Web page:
The use of soft shackles in slackline and highline rigging has gotten a lot of attention lately. For this reason, I have been running several tests on various soft shackles and their use in our field. I have found a number of interesting results that I will be sharing with you in a series of articles to come. First, I would like to describe exactly what a soft shackle is, how to make them, and what to do with them.

 

What is a Soft Shackle?

A soft shackle is a device made from 12-strand rope that forms a closed loop that can be opened via the use of a noose and a big stopper knot.

Soft Shackle 

These devices can be used to connect things together where you would normally use a carabiner, quicklink, or shackle.

 

Why Should I Use Them?

The reason soft shackles are awesome is because they are amazingly light. For instance, a 12mm stainless steel bow shackle, which is a common shackle size used in slackline rigging, weighs roughly 120 grams. A soft shackle with the same dimensions as this bow shackle (this size would be stronger than the bow shackle) weighs in at 15 grams. If you think about all the steel connectors you are using in your slackline setup, this has the potential to save you several pounds on your slackline setup.

 

When Can I Use Them?

Some great places to use soft shackles instead of steel shackles are the following:

  • Between 2 pieces of hardware - If you are connecting one piece of hardware to another, such as your pulleys to your rigging plate, or your weblock to your pulleys, a soft shackle will work wonderfully. NOTE: Only use a soft shackle to connect your weblock to your pulleys (or anchor) if the weblock has rounded edges on its' anchor hole. The sharp edges of raw steel plates can easily damage the soft shackle
  • Anchoring your weblock to the spanset - Attaching your weblock to the spanset with a soft shackle is a great use! The shape and design of soft shackles makes them ideal candidates for tri-loading.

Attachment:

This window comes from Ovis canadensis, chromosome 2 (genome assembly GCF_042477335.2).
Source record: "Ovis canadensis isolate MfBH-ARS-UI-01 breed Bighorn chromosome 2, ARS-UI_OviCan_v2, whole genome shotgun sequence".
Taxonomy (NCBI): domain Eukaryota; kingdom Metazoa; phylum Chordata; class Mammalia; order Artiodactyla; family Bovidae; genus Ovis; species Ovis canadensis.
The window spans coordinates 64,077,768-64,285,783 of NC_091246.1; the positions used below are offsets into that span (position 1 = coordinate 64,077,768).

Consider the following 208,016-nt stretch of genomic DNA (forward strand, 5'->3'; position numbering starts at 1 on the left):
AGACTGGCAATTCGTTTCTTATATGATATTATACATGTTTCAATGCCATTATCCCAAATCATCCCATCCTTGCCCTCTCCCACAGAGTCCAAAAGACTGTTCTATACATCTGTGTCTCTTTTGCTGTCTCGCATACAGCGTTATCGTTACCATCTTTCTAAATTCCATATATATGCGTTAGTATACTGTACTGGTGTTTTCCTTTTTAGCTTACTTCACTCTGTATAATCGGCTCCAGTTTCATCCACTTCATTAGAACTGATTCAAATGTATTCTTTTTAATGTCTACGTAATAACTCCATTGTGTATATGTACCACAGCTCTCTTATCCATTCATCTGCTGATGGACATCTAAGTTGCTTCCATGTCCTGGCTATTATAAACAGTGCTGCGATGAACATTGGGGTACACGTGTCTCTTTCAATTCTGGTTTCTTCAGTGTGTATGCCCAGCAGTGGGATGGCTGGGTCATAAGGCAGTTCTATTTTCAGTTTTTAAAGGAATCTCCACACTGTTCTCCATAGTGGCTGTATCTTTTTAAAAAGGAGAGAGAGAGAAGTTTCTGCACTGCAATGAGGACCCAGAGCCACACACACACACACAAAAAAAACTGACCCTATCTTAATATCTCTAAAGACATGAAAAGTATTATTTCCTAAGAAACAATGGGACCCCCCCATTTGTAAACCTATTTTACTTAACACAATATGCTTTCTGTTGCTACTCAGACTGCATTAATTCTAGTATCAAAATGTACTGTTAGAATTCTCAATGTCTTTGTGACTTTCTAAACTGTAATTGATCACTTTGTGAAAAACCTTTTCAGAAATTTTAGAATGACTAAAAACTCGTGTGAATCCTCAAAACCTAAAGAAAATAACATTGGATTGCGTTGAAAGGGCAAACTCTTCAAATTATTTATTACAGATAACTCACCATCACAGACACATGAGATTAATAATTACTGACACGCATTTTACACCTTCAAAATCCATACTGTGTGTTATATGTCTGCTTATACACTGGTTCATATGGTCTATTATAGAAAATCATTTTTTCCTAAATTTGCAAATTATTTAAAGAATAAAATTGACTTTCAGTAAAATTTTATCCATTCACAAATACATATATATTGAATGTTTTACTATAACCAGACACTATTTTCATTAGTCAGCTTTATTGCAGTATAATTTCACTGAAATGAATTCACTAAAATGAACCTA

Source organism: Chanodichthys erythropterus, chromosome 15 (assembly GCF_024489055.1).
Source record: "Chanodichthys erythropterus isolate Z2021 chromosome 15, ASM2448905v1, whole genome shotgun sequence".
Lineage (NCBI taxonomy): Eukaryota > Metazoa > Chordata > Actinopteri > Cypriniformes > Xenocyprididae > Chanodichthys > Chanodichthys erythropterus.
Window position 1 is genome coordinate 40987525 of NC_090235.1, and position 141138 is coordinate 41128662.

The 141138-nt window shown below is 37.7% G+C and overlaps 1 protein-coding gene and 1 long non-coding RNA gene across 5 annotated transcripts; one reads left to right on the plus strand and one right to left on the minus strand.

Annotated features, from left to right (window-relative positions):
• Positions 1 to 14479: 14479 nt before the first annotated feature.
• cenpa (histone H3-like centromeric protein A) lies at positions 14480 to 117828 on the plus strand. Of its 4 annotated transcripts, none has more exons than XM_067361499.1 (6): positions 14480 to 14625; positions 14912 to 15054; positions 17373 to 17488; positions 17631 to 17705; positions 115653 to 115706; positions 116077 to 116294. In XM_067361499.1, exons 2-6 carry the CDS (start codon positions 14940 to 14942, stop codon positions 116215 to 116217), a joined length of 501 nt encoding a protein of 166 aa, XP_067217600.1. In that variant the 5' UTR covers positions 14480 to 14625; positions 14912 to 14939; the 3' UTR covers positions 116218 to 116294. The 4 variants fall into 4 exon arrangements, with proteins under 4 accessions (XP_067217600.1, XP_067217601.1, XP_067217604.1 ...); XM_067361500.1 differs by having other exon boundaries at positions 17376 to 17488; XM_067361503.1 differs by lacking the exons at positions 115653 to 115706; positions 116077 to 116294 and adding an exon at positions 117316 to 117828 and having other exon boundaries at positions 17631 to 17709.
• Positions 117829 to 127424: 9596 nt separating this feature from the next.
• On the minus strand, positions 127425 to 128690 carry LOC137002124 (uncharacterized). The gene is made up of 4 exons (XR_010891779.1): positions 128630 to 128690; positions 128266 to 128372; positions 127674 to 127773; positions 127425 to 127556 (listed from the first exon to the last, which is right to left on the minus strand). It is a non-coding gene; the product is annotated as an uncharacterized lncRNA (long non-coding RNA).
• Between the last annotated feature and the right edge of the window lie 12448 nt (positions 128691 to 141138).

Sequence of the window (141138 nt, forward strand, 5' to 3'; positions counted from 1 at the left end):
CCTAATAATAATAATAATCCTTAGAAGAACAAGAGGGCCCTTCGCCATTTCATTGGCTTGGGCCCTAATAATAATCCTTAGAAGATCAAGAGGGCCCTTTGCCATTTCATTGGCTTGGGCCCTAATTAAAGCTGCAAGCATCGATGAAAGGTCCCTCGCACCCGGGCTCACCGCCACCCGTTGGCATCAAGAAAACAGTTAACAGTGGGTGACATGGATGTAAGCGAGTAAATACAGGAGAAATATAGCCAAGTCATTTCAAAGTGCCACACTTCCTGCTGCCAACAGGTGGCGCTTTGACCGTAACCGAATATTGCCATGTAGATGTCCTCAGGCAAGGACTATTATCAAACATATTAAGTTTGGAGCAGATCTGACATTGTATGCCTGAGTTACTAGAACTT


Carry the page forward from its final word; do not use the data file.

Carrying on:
Please be aware of sharp edges when using soft shackles! Having a severely sharp edge can reduce the strength of a soft shackle by as much as 30%! Repeated use on sharp edges can do even worse damage. If you need to wrap a sharp edge, pad the soft shackle by sleeving it in a piece of tubular webbing or rope sheath.

 

Great! Where Do I Get Them?

Soft shackles are available in the BC Shop here: Soft Shackle - 1/4".

 

Are They Strong Enough?

Soft shackles are impressively strong. Depending on what material and what size you are using, soft shackles can be as strong or stronger than a steel connector of the same diameter (stock diameter). The various methods of tying soft shackles discussed below all have different strengths. These strengths are shown in "% of single line strength". This means whatever the strength of the material you are using is, this is what percentage of that value your soft shackle will hold, on average. For example, if we were to use 1/4" Amsteel Blue, which has a rated strength of 8,600 lbf and we were to use the Diamond Knot method of tying our soft shackle, we can expect around 136% of the single line strength, or 8,600 * 1.36 = 11,696 lbf.

Remember, the strength values of soft shackles heavily depend on how well you tie your knot and how well the legs of the soft shackle share the load. If you are making your own, take the time to make your knot well and ensure the legs are of proper length!

Also note, the strength values we provide below are a result of a series of tests we ran on soft shackle tying methods. You can read the full results of this test here: Testing Soft Shackles for Weaknesses.

 

How Do I Use Them?

Alright, so now you have some soft shackles, how do you go about using them? There are a few important steps to properly installing your soft shackles to ensure they don't open while under load and hold their rated strength.

Please see this complete guide on using your soft shackles: How to use Soft Shackles

 

I Am Worried About Abrasion!

Rightfully so. The fact that soft shackles are made from synthetic material makes them much more prone to damage from abrasion compared to steel or aluminum connectors. If your soft shackles are made from Dyneema 12-strand rope, the damage done by abrasion can easily be assessed (please see the Dyneema article for more information: Dyneema and Slackline Rigging). Check out this chart for determining the damage done to your shackle by abrasion.

Dyneema abrasion

If your shackle ever looks anything like a 5 or above, retire it immediately.

Furthermore, to prevent such damage, a great thing to do is sleeve your soft shackles in a protective sheathing. A piece of rope sheath from a large static rope or some of our special Dyneema Shackle Sleeving material works wonderfully. This item will be in the shop very soon.

Here is a video that walks through the soft shackles:

That pretty much covers the overview of soft shackles. If you have any further information or any questions about the above information, please feel free to leave a comment below.

Thanks for reading!

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